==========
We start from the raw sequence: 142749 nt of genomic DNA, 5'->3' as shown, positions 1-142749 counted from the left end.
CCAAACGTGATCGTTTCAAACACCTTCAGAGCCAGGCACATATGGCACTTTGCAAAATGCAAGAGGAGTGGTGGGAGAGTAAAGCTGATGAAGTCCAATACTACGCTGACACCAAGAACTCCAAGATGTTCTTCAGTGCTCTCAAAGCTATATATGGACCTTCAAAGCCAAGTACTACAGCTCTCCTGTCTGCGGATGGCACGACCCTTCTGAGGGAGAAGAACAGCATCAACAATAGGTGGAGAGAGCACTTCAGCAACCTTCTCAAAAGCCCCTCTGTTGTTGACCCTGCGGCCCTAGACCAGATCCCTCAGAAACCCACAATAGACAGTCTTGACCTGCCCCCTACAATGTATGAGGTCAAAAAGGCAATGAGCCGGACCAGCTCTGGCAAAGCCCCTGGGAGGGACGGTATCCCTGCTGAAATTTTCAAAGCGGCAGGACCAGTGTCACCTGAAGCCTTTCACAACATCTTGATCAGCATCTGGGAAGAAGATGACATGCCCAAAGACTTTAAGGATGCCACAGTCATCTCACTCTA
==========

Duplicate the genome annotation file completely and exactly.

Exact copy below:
We start from the raw sequence: 142749 nt of genomic DNA, 5'->3' as shown, positions 1-142749 counted from the left end.
CCAAACGTGATCGTTTCAAACACCTTCAGAGCCAGGCACATATGGCACTTTGCAAAATGCAAGAGGAGTGGTGGGAGAGTAAAGCTGATGAAGTCCAATACTACGCTGACACCAAGAACTCCAAGATGTTCTTCAGTGCTCTCAAAGCTATATATGGACCTTCAAAGCCAAGTACTACAGCTCTCCTGTCTGCGGATGGCACGACCCTTCTGAGGGAGAAGAACAGCATCAACAATAGGTGGAGAGAGCACTTCAGCAACCTTCTCAAAAGCCCCTCTGTTGTTGACCCTGCGGCCCTAGACCAGATCCCTCAGAAACCCACAATAGACAGTCTTGACCTGCCCCCTACAATGTATGAGGTCAAAAAGGCAATGAGCCGGACCAGCTCTGGCAAAGCCCCTGGGAGGGACGGTATCCCTGCTGAAATTTTCAAAGCGGCAGGACCAGTGTCACCTGAAGCCTTTCACAACATCTTGATCAGCATCTGGGAAGAAGATGACATGCCCAAAGACTTTAAGGATGCCACAGTCATCTCACTCTA